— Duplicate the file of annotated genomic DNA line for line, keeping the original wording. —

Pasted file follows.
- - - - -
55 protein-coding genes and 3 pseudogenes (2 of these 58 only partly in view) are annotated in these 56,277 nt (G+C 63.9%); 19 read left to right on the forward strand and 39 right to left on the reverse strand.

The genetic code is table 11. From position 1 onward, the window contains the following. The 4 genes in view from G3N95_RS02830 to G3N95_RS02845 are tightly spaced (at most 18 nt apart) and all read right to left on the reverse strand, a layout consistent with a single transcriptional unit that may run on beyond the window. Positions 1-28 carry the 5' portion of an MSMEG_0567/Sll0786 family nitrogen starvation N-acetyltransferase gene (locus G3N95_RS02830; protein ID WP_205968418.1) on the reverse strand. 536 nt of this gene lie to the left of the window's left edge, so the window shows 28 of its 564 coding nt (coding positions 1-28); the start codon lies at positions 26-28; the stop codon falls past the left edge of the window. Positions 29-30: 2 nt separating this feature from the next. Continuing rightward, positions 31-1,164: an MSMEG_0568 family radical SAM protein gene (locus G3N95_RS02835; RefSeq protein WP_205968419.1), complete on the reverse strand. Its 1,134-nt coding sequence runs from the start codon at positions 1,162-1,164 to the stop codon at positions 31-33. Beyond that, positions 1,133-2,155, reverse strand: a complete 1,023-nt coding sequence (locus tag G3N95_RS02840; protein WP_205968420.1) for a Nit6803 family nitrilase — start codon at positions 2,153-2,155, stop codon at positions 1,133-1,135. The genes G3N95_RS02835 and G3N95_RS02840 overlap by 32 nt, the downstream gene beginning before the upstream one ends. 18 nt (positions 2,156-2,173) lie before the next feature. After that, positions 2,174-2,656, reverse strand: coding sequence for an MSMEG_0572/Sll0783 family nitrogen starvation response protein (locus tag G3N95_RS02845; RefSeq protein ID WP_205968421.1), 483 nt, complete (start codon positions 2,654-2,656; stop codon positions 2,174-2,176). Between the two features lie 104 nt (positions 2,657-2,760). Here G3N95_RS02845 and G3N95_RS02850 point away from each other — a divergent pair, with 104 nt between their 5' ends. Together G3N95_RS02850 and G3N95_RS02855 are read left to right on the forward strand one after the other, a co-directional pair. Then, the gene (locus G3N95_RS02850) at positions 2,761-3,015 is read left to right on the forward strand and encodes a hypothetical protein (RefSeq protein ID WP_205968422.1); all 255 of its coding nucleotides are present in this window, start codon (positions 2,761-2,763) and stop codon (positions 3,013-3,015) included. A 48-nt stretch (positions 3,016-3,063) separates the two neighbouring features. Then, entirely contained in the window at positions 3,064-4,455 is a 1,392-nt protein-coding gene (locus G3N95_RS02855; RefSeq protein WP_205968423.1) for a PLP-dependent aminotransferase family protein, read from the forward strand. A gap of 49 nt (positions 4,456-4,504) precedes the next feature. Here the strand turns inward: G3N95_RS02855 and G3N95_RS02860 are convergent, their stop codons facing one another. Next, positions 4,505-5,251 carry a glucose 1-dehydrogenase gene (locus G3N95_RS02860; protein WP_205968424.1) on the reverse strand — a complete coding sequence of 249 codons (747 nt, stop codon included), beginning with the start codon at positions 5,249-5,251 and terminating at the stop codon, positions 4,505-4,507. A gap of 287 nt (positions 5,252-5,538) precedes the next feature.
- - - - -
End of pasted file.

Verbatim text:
55 protein-coding genes and 3 pseudogenes (2 of these 58 only partly in view) are annotated in these 56,277 nt (G+C 63.9%); 19 read left to right on the forward strand and 39 right to left on the reverse strand.

The genetic code is table 11. From position 1 onward, the window contains the following. The 4 genes in view from G3N95_RS02830 to G3N95_RS02845 are tightly spaced (at most 18 nt apart) and all read right to left on the reverse strand, a layout consistent with a single transcriptional unit that may run on beyond the window. Positions 1-28 carry the 5' portion of an MSMEG_0567/Sll0786 family nitrogen starvation N-acetyltransferase gene (locus G3N95_RS02830; protein ID WP_205968418.1) on the reverse strand. 536 nt of this gene lie to the left of the window's left edge, so the window shows 28 of its 564 coding nt (coding positions 1-28); the start codon lies at positions 26-28; the stop codon falls past the left edge of the window. Positions 29-30: 2 nt separating this feature from the next. Continuing rightward, positions 31-1,164: an MSMEG_0568 family radical SAM protein gene (locus G3N95_RS02835; RefSeq protein WP_205968419.1), complete on the reverse strand. Its 1,134-nt coding sequence runs from the start codon at positions 1,162-1,164 to the stop codon at positions 31-33. Beyond that, positions 1,133-2,155, reverse strand: a complete 1,023-nt coding sequence (locus tag G3N95_RS02840; protein WP_205968420.1) for a Nit6803 family nitrilase — start codon at positions 2,153-2,155, stop codon at positions 1,133-1,135. The genes G3N95_RS02835 and G3N95_RS02840 overlap by 32 nt, the downstream gene beginning before the upstream one ends. 18 nt (positions 2,156-2,173) lie before the next feature. After that, positions 2,174-2,656, reverse strand: coding sequence for an MSMEG_0572/Sll0783 family nitrogen starvation response protein (locus tag G3N95_RS02845; RefSeq protein ID WP_205968421.1), 483 nt, complete (start codon positions 2,654-2,656; stop codon positions 2,174-2,176). Between the two features lie 104 nt (positions 2,657-2,760). Here G3N95_RS02845 and G3N95_RS02850 point away from each other — a divergent pair, with 104 nt between their 5' ends. Together G3N95_RS02850 and G3N95_RS02855 are read left to right on the forward strand one after the other, a co-directional pair. Then, the gene (locus G3N95_RS02850) at positions 2,761-3,015 is read left to right on the forward strand and encodes a hypothetical protein (RefSeq protein ID WP_205968422.1); all 255 of its coding nucleotides are present in this window, start codon (positions 2,761-2,763) and stop codon (positions 3,013-3,015) included. A 48-nt stretch (positions 3,016-3,063) separates the two neighbouring features. Then, entirely contained in the window at positions 3,064-4,455 is a 1,392-nt protein-coding gene (locus G3N95_RS02855; RefSeq protein WP_205968423.1) for a PLP-dependent aminotransferase family protein, read from the forward strand. A gap of 49 nt (positions 4,456-4,504) precedes the next feature. Here the strand turns inward: G3N95_RS02855 and G3N95_RS02860 are convergent, their stop codons facing one another. Next, positions 4,505-5,251 carry a glucose 1-dehydrogenase gene (locus G3N95_RS02860; protein WP_205968424.1) on the reverse strand — a complete coding sequence of 249 codons (747 nt, stop codon included), beginning with the start codon at positions 5,249-5,251 and terminating at the stop codon, positions 4,505-4,507. A gap of 287 nt (positions 5,252-5,538) precedes the next feature.